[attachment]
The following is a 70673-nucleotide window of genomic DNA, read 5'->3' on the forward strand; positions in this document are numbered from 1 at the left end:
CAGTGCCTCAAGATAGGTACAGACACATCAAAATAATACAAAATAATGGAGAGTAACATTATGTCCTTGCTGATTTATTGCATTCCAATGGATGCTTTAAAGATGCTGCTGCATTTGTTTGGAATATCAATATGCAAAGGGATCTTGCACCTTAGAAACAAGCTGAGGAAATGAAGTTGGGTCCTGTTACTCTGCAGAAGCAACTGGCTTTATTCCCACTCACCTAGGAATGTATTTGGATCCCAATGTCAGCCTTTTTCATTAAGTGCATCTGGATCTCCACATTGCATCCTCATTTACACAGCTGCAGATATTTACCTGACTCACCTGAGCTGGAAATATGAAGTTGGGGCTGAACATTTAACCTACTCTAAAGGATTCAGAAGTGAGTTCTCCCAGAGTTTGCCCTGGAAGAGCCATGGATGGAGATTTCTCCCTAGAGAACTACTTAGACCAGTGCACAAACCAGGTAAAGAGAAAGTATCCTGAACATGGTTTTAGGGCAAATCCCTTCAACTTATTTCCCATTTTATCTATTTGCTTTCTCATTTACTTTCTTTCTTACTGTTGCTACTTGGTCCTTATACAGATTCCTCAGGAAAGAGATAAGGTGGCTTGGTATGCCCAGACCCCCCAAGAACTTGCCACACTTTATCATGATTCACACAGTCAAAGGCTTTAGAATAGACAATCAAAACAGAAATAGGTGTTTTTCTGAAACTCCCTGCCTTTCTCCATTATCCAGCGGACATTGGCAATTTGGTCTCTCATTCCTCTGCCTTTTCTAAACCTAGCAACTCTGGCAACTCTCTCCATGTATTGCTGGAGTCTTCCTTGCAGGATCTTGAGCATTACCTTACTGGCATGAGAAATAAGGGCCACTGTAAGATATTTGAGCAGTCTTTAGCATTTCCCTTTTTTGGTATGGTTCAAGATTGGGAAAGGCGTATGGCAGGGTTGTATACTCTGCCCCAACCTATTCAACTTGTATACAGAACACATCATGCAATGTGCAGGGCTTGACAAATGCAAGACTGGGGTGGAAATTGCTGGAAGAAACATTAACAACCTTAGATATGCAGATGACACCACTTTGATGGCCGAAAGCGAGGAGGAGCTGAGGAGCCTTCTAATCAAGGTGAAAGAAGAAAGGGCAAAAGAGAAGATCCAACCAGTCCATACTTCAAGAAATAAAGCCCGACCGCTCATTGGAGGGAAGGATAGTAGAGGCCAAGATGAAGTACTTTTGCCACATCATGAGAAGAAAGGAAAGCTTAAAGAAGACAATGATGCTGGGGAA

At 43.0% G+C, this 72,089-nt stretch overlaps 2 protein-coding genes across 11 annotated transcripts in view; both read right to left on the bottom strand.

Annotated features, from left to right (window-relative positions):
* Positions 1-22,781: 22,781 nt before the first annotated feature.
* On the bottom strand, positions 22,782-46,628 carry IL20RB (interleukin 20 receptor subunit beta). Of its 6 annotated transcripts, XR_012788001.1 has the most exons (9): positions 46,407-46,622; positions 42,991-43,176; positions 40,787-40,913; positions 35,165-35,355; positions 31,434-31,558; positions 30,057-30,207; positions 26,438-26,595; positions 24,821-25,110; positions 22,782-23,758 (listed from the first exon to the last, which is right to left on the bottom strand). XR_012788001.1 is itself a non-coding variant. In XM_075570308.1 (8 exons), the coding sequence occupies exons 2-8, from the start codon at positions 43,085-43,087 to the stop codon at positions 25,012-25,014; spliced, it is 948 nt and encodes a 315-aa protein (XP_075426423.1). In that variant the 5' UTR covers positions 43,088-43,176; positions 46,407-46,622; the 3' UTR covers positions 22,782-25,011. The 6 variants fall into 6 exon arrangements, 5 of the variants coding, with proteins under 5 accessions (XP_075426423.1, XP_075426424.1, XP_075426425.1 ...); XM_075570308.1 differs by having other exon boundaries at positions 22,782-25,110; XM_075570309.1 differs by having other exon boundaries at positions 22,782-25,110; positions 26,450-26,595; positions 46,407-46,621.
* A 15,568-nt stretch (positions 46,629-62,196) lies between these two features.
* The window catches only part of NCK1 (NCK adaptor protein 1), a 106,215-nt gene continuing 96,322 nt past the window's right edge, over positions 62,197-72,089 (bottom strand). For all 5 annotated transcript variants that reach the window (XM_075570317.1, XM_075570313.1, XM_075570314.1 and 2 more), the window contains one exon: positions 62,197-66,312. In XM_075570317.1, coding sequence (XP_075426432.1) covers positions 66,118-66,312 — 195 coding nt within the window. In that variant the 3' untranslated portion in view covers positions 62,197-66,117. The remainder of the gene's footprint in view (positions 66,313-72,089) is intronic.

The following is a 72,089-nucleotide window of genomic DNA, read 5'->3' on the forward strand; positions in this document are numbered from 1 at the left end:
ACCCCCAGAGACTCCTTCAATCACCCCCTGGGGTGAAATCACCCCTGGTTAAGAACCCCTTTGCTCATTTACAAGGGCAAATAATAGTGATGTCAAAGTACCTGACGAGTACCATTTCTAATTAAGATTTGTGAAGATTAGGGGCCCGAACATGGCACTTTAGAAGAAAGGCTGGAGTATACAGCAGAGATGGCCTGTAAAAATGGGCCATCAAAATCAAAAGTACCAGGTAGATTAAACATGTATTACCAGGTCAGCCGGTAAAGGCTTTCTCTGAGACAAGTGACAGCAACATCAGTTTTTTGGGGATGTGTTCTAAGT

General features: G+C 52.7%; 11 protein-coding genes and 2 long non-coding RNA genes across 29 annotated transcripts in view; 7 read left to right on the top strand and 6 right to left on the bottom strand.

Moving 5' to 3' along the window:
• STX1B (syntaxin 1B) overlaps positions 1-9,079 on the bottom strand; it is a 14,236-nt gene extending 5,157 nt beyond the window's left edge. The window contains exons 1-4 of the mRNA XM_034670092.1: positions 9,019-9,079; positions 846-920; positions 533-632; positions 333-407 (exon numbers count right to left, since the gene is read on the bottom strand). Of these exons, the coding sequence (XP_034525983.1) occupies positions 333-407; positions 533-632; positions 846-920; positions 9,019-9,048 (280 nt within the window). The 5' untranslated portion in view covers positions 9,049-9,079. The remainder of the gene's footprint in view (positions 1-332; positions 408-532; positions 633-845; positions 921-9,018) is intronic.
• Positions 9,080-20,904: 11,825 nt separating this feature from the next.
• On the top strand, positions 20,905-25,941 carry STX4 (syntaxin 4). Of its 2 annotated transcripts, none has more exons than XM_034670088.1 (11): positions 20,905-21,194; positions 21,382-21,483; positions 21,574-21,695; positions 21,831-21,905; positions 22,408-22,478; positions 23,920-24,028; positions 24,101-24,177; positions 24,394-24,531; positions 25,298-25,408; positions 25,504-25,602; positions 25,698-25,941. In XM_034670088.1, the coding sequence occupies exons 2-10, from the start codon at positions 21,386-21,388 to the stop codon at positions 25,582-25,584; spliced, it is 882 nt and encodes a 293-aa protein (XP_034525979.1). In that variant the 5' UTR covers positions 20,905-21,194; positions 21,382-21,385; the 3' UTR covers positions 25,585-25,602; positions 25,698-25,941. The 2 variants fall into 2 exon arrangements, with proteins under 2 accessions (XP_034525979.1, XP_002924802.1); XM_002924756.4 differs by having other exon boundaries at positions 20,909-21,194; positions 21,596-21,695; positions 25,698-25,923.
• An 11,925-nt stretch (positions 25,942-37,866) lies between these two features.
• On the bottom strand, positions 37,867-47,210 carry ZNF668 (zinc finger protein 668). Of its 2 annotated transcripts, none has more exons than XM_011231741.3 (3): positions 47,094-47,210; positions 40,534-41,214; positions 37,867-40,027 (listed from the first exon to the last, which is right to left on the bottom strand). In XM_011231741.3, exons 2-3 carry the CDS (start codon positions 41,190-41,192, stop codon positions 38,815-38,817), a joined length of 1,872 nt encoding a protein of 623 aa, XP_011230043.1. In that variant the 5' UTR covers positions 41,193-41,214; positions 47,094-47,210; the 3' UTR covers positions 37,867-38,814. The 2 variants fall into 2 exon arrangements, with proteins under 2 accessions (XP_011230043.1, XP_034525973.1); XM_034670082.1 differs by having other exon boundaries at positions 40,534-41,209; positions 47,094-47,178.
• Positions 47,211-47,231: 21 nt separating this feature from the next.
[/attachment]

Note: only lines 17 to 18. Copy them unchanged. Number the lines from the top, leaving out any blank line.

• On the bottom strand, positions 37,867-47,210 carry ZNF668 (zinc finger protein 668). Of its 2 annotated transcripts, none has more exons than XM_011231741.3 (3): positions 47,094-47,210; positions 40,534-41,214; positions 37,867-40,027 (listed from the first exon to the last, which is right to left on the bottom strand). In XM_011231741.3, exons 2-3 carry the CDS (start codon positions 41,190-41,192, stop codon positions 38,815-38,817), a joined length of 1,872 nt encoding a protein of 623 aa, XP_011230043.1. In that variant the 5' UTR covers positions 41,193-41,214; positions 47,094-47,210; the 3' UTR covers positions 37,867-38,814. The 2 variants fall into 2 exon arrangements, with proteins under 2 accessions (XP_011230043.1, XP_034525973.1); XM_034670082.1 differs by having other exon boundaries at positions 40,534-41,209; positions 47,094-47,178.
• Positions 47,211-47,231: 21 nt separating this feature from the next.